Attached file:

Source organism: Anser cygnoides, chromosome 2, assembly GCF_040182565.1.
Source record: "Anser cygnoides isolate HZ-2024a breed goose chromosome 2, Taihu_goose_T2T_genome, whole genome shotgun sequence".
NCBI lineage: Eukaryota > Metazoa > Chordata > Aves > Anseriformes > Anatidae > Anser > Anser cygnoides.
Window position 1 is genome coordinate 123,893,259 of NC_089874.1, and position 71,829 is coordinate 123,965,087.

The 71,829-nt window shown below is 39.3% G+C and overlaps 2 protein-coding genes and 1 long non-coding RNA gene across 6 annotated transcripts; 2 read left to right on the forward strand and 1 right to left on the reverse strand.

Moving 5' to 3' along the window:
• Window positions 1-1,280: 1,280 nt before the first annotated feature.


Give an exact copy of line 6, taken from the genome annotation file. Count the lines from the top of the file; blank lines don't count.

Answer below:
Moving 5' to 3' along the window: